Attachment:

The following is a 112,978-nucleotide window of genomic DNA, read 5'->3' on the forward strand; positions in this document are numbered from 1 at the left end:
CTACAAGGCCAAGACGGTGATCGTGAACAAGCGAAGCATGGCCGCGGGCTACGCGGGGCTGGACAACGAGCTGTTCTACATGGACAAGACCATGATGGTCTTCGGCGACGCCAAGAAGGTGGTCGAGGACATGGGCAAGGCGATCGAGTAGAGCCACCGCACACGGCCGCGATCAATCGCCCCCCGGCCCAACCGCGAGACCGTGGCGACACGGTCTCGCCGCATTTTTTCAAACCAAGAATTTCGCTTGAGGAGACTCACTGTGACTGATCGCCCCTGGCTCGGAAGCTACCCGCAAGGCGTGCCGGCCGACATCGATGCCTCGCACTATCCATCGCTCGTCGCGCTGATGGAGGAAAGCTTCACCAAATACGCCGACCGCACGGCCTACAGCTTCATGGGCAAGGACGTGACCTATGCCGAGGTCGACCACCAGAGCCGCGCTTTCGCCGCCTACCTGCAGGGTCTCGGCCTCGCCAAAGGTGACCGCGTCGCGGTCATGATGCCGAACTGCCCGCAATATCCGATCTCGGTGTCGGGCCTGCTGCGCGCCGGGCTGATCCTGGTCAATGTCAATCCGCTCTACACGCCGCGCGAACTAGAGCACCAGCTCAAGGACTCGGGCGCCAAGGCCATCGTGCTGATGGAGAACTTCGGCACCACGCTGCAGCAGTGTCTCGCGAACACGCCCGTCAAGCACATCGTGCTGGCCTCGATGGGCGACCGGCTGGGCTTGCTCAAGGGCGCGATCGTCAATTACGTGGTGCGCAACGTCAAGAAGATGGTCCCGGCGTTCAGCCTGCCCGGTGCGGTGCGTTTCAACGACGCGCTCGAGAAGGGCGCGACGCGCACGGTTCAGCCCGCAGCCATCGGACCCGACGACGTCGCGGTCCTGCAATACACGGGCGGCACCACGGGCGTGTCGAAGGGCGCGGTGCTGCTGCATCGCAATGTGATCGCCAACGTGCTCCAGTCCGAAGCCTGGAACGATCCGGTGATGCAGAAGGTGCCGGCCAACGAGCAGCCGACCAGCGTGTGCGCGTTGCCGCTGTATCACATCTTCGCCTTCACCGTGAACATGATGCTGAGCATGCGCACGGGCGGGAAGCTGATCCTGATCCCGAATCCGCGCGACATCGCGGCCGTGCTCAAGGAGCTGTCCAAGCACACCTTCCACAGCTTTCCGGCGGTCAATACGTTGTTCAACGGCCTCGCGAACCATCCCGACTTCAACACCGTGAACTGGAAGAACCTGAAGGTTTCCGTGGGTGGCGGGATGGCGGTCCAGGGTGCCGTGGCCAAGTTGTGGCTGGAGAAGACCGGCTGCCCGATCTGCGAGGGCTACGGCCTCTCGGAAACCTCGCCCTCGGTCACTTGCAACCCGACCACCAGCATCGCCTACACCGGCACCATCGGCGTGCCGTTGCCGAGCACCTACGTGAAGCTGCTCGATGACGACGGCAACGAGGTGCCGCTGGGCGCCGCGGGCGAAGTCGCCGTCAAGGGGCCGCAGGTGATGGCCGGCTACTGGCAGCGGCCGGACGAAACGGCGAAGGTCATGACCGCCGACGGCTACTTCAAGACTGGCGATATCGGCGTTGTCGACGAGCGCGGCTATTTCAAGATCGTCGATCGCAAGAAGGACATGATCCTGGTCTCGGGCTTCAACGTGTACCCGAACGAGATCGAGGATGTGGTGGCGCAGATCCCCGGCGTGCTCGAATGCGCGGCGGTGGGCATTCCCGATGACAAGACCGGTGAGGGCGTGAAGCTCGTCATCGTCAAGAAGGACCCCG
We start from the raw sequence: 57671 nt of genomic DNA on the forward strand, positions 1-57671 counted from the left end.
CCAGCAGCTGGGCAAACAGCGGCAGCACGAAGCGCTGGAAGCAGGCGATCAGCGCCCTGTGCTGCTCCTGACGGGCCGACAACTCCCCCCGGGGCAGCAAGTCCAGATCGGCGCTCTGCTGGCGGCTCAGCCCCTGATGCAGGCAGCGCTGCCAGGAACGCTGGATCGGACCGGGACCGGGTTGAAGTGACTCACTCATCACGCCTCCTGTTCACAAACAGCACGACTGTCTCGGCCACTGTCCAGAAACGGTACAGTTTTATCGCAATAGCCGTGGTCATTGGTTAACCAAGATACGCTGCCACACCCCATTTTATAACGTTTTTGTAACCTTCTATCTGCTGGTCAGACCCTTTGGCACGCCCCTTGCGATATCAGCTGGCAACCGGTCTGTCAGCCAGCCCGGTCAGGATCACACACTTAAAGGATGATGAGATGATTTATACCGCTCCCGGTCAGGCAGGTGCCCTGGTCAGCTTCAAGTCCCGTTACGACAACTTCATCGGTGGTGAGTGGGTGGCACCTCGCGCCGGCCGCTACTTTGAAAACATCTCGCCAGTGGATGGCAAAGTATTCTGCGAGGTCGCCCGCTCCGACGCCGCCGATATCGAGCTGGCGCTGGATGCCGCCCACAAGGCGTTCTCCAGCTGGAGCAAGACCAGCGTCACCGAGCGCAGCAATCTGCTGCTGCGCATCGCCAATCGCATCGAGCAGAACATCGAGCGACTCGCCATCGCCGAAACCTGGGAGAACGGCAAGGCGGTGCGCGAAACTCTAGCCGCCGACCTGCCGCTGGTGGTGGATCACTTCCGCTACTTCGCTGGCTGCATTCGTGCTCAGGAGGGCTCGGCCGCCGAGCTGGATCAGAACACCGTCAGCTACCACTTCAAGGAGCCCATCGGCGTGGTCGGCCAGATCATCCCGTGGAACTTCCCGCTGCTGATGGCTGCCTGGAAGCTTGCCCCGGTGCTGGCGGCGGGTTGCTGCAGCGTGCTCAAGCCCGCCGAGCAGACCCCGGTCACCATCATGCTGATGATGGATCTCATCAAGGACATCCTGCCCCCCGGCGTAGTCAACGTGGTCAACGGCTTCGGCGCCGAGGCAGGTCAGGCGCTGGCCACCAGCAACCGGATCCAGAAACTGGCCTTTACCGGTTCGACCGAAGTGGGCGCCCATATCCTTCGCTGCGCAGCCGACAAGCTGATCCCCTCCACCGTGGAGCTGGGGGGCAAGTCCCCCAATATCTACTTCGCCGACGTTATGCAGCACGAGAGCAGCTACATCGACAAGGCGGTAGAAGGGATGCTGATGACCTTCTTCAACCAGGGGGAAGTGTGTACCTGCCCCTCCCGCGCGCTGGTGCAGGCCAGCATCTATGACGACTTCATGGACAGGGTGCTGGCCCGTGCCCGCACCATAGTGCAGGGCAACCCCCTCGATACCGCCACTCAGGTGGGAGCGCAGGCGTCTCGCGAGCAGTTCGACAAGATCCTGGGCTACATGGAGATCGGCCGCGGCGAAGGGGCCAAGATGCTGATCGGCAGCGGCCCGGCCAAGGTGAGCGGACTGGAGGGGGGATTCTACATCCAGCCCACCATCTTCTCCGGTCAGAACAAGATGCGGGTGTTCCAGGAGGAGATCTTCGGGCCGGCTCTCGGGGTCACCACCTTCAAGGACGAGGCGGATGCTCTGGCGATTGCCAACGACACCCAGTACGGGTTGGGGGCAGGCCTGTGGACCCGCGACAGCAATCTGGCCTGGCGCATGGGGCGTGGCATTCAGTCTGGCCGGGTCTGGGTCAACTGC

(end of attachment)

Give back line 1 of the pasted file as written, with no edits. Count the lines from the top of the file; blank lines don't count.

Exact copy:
The following is a 112,978-nucleotide window of genomic DNA, read 5'->3' on the forward strand; positions in this document are numbered from 1 at the left end: